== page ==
The defeat of Gowa and the subsequent Palakka–VOC rule prompted an outflow of people from South Sulawesi.Notably, some of these refugees settled in Java and joined forces with the Madurese prince Trunajaya in the Trunajaya rebellion against the Mataram Sultanate. The rebellion almost caused Mataram's collapse until the VOC intervened on behalf of Mataram. Arung Palakka aided his VOC allies and led a Bugis army in suppressing the rebellion.
Indonesians today, especially those from Makassar, view the Makassar War and Arung Palakka's role in it with bitterness.Palakka is seen as a traitor who allied himself with the colonialist VOC to conquer the Gowa Sultanate, his fellow Indonesians, and a truly Indonesian polity.
South Sulawesi is a province in the southern peninsula of Sulawesi. The Selayar Islands archipelago to the south of Sulawesi is also part of the province. The capital is Makassar. The province is bordered by Central Sulawesi and West Sulawesi to the north, the Gulf of Bone and Southeast Sulawesi to the east, Makassar Strait to the west, and Flores Sea to the south.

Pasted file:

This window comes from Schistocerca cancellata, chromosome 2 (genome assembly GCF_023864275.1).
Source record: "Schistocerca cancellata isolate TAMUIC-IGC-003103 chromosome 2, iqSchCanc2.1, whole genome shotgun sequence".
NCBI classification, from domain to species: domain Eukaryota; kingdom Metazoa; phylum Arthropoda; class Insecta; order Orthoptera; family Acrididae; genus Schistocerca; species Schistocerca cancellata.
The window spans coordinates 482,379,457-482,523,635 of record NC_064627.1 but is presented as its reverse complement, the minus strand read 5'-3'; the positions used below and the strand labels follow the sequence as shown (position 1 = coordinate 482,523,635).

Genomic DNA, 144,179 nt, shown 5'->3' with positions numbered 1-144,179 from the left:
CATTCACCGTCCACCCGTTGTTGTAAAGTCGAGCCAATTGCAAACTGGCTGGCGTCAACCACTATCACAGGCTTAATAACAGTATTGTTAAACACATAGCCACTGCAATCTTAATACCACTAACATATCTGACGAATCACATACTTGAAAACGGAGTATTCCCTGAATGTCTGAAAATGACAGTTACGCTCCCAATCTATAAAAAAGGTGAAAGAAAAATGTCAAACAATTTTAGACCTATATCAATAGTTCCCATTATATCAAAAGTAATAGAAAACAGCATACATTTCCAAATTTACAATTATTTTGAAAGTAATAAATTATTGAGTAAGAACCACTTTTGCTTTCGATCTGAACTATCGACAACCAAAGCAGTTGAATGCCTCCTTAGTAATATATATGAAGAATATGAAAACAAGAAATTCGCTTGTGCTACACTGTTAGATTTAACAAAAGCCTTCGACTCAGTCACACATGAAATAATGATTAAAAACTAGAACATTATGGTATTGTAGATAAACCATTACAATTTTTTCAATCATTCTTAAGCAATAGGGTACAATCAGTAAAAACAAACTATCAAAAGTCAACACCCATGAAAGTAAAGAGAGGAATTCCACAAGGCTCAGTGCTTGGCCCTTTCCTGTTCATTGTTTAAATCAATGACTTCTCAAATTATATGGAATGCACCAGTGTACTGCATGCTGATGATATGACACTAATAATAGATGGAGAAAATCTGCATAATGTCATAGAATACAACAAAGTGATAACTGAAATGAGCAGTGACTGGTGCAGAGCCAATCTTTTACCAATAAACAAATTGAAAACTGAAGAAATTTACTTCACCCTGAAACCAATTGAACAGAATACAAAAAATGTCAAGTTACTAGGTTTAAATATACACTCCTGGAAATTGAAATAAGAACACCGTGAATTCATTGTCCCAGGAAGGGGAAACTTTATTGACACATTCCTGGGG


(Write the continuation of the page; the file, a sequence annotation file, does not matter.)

Bone was a sultanate in the south-west peninsula of Sulawesi, now part of modern-day Indonesia. Covering an area of 2,600 square kilometres (1,000 sq mi), Bone's chief town Boni, lay 130 kilometres (81 mi) northeast of the city of Makassar, home to the Bugis people.
Amangkurat II was the Susuhunan of Mataram from 1677 to 1703. Prior to taking the throne, he was the crown prince and had the title Pangeran Adipati Anom.
Wajoq, also spelled Wajo, Wajo', or Wajok, was a Bugis elective principality in the eastern part of the South Sulawesi peninsula. It was founded in the 15th century, and reached its peak in the 18th century, when it briefly became the hegemon of South Sulawesi replacing Boné. Wajoq retained its independence until it was subdued in the early 20th century by the Dutch colonial government. It continued to exist in some form up to the mid-20th century, when the self-governing entity was transformed into Wajo Regency in the newly independent Republic of Indonesia.
Sultan Hasanuddin (Sultan Hasanuddin Tumenanga Ri Balla Pangkana; was the 16th Ruler of The Sultanate of Gowa as Sombaya Ri Gowa XVI from 1653 to 1669. He was proclaimed as Indonesian National Hero on 6 November 1973. The Dutch called Sultan Hasanuddin "the Rooster of the East" as he was described as aggressive in battle.